Netflix, in an attempt to disrupt the ‘original’ model it pioneered, plans to release its original movie titles globally in cinema halls, starting with theatrical releases of three of its major award contenders: Alfonso Cuaron’s Roma, The Ballad of Buster Scruggs and Susanne Bier’s Bird Box.
While this move will help it restore the equation with cinema owners — as it was known to be vocal against exclusive theatrical releases — it seems to be following into the footsteps of its competitors like Amazon Prime Video which had released its exclusive titles in theatres in the past before streaming on Prime. “However, Amazon has not disrupted distribution and exhibition ecosystem. It releases its movies in theatres before posting them online. Disney is also exploring this model,” says Priya Choudhary, managing partner, MediaCom.
It seems Netflix also does not want to be stereotyped as only a ‘made for TV’ content house. “As content IPRs start getting more expensive and exclusive, OTT platforms with deep pockets will try and establish themselves as bonafide content houses such as Disney, which also has a streaming service,” opines Mukul Krishna, global head, digital media practice, Frost & Sullivan.
“The needle has shifted for incumbent OTT providers to not just produce original content but also use cinema distribution for larger market buzz.”
Clearly with Disney’s OTT plans, AT&T looking to expand HBO into streaming, and YouTube growing the world over, the fight for providing great entertainment on a screen is only getting tougher. Furthermore, theatrical releases also mean a possibility to vie for awards — a big push to content creators. In addition, such releases serve as ‘head content’ which helps in sampling and eventually driving traffic to the streaming platform as well. Hiren Gada, CEO, Shemaroo Entertainment — which plans to launch its OTT platform next year — observes, “A release in theatres can give Netflix wider publicity and also more revenue streams in addition to subscription revenues.”
Buoyed by the traction generated for the movie Love per Square Foot and shows Sacred Games and Ghoul, Netflix is looking to experiment with pricing models in India with a focus on adding 100 million subscribers.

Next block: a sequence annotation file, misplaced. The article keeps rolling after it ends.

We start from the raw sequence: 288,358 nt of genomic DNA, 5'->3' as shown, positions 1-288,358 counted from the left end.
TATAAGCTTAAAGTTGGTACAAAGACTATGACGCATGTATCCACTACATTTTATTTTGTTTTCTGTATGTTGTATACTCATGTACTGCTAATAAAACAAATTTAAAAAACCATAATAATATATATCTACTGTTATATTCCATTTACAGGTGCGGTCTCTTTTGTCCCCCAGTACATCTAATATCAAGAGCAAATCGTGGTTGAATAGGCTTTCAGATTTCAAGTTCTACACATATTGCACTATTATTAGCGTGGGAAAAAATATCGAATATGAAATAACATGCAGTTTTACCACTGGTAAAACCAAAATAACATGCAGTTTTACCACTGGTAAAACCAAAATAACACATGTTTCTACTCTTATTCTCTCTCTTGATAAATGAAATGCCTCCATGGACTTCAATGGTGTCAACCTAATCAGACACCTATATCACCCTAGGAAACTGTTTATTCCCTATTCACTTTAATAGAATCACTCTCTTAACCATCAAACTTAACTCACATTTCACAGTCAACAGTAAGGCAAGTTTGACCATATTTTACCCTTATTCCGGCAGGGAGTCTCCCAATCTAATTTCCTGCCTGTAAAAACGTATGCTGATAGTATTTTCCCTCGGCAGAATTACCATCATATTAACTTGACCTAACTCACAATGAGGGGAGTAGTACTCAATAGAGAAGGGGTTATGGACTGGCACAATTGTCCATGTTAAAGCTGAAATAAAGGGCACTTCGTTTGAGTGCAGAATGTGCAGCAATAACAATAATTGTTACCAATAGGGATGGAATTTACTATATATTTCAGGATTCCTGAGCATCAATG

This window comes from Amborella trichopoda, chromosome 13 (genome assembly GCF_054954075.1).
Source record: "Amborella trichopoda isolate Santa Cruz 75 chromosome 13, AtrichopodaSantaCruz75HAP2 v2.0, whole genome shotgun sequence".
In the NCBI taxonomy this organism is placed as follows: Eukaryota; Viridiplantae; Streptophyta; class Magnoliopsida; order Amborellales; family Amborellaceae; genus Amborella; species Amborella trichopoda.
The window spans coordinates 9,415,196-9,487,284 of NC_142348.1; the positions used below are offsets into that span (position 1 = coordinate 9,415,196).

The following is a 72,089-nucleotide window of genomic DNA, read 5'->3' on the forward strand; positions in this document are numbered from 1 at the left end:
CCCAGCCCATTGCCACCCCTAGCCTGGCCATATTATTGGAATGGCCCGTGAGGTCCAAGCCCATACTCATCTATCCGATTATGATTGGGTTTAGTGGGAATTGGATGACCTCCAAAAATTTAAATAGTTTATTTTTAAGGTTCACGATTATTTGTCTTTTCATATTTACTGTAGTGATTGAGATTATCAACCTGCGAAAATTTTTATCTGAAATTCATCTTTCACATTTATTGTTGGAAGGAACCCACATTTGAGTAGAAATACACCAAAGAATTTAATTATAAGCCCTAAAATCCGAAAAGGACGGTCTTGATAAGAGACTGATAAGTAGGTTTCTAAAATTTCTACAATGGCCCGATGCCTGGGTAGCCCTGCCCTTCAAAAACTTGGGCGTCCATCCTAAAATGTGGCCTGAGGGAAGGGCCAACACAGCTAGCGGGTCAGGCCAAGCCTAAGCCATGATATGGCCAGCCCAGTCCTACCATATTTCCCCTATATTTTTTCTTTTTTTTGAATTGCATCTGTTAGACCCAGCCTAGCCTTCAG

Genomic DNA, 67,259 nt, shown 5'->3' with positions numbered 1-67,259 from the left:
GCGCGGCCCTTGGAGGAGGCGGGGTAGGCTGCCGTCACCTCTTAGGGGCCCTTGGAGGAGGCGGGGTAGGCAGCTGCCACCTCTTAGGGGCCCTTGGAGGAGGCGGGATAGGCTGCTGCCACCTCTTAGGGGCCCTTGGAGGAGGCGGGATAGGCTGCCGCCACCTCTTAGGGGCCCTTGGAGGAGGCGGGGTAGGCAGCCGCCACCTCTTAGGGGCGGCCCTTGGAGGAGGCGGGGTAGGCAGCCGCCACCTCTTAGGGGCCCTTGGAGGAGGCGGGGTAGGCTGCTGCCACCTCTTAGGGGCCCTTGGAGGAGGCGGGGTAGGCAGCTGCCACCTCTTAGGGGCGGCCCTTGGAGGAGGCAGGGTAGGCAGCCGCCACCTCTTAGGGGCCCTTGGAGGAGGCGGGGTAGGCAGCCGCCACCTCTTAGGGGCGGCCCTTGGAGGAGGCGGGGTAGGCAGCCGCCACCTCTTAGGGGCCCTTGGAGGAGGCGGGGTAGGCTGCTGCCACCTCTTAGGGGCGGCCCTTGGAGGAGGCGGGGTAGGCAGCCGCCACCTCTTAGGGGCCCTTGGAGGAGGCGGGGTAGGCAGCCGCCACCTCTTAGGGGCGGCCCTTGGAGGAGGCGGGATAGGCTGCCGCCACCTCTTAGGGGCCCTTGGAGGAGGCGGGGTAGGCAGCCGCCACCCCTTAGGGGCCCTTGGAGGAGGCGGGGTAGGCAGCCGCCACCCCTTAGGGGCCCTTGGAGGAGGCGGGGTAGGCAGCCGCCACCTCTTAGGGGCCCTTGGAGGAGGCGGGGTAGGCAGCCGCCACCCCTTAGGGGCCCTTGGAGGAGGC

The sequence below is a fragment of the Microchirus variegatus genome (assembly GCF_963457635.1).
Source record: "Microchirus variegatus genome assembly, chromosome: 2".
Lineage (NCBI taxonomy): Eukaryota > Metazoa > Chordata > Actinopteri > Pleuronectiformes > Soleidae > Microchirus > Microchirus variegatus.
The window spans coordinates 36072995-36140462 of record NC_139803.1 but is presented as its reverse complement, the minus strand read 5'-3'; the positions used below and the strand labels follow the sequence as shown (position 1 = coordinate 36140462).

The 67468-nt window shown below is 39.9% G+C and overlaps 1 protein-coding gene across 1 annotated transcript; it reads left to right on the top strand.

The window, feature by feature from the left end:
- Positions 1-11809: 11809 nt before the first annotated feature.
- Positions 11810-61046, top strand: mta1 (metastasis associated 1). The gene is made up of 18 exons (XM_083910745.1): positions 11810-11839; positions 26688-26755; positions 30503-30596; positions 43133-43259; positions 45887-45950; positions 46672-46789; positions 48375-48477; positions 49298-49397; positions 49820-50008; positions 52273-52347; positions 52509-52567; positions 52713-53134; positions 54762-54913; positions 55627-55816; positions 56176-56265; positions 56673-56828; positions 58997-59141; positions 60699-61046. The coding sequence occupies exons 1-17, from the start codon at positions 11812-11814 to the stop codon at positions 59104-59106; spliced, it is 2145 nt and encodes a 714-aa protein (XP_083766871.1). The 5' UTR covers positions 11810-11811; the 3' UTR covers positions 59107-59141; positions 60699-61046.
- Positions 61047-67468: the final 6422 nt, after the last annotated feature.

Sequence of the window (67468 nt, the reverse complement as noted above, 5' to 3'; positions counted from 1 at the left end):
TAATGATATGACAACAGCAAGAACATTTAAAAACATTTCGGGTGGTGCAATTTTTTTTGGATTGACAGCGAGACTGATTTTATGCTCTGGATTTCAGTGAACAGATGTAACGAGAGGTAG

What does its global move to theatrical releases, then, mean for multiplexes in India if a content tie-up is explored in the country as well?
“Netflix has high production quality content along with research/analytics capabilities. Effective targeting would keep seats in cinemas relatively more occupied,” says Krishna.
In fact, experts say this is an opportunity to be explored by leading OTT players and production houses in India too, if the model succeeds globally. Eros Digital COO Ali Hussein, believes that while digital-only releases are gaining momentum, one can’t mirror the reach of theatres. “Releasing a film in theatres is both a content opportunity as well as a marketing one,” he says. “There are certain economies available with distribution platforms like multiplexes which also provide revenue opportunities for content creators.”
While currently, Netflix has not officially confirmed any plan to premiere its original content in Indian theatres, it heavily used the medium to advertise its upcoming series and already has advertising tie-ups with key players like PVR Cinemas and INOX Leisure. “Sacred Games was heavily advertised in our cinemas. At times, Netflix wants to premiere its shows with us. However, we don’t want to encourage special screenings as our categories don’t overlap,” says Gautam Dutta, CEO, PVR Cinemas.
In a similar vein, Anand Vishal, VP, sales, INOX, remarks, “If Netflix screens its originals in India, it will be more from the perspective of creating a talking point and not really a marketing strategy.”